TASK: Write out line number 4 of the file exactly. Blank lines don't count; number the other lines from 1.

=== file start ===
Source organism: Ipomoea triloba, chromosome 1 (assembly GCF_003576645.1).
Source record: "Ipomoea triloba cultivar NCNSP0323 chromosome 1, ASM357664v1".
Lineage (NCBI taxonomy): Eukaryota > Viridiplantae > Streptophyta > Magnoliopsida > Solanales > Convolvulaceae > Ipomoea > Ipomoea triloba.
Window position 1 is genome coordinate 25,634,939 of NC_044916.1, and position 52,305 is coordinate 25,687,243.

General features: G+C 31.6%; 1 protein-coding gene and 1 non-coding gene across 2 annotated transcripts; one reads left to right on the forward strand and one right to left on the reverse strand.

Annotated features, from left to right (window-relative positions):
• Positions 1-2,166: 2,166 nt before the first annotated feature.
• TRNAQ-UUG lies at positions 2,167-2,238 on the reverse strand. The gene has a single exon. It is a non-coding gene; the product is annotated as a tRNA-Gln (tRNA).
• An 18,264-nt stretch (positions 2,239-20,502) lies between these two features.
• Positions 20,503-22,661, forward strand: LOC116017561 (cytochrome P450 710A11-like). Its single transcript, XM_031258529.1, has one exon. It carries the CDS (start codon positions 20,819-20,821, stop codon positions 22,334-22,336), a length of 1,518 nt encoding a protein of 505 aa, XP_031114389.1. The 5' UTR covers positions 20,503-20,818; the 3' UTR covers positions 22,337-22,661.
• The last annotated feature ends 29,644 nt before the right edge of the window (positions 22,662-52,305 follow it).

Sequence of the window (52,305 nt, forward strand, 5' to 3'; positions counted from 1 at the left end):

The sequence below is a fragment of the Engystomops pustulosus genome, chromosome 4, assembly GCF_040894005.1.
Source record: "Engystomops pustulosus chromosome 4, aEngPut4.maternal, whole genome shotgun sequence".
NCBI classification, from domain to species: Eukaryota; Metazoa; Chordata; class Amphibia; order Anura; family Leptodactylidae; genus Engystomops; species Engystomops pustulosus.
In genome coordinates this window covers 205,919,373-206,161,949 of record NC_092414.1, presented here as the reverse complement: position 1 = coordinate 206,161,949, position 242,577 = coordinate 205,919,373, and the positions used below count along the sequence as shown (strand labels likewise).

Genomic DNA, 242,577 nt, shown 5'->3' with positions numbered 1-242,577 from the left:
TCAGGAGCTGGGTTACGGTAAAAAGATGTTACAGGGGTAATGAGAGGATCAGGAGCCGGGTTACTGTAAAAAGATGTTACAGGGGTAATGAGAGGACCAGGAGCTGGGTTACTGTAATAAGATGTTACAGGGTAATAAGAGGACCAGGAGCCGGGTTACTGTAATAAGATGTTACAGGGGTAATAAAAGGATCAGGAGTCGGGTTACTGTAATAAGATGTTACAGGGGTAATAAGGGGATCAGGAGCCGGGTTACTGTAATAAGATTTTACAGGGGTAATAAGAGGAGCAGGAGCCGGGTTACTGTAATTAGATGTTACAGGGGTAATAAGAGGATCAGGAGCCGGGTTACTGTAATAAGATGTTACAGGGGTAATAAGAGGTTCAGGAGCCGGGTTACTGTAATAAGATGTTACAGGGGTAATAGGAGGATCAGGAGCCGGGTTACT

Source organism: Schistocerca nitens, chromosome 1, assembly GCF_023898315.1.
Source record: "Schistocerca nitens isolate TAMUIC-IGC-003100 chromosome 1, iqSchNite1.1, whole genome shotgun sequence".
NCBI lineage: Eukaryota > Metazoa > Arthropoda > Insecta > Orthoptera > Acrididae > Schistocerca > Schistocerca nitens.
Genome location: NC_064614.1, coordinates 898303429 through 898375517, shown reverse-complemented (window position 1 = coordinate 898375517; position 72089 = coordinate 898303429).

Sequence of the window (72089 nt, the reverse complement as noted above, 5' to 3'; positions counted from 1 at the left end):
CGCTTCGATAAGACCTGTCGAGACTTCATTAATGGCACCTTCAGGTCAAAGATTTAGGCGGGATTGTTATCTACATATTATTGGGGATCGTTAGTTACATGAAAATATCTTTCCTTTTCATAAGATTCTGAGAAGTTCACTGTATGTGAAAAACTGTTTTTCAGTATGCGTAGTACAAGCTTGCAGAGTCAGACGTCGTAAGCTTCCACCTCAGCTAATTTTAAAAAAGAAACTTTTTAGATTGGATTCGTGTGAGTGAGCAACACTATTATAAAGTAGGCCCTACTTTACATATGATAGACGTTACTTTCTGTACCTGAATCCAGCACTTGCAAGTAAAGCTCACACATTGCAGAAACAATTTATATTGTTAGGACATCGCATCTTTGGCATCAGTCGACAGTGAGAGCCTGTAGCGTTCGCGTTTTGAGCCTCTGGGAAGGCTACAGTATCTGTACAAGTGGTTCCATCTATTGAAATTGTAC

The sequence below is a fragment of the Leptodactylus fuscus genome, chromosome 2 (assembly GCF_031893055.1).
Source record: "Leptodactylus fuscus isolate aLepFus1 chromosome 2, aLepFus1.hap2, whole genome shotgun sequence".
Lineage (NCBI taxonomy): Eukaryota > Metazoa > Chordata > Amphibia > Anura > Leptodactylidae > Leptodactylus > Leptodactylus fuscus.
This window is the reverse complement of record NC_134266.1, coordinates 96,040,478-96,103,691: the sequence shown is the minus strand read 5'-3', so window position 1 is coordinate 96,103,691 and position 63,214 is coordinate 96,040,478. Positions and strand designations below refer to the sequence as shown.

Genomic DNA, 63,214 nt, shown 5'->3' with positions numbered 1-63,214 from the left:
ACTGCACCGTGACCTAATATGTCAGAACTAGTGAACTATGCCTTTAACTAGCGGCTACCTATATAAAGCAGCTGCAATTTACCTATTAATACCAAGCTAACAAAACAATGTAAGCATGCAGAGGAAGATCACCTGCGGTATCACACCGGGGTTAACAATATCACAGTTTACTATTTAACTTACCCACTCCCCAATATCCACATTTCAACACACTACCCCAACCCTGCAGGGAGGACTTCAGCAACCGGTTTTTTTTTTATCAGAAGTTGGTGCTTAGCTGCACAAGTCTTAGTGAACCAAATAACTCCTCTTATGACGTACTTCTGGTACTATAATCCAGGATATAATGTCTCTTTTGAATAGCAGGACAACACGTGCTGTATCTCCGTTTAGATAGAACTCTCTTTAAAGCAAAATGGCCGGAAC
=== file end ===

Window position 1 is genome coordinate 25,634,939 of NC_044916.1, and position 52,305 is coordinate 25,687,243.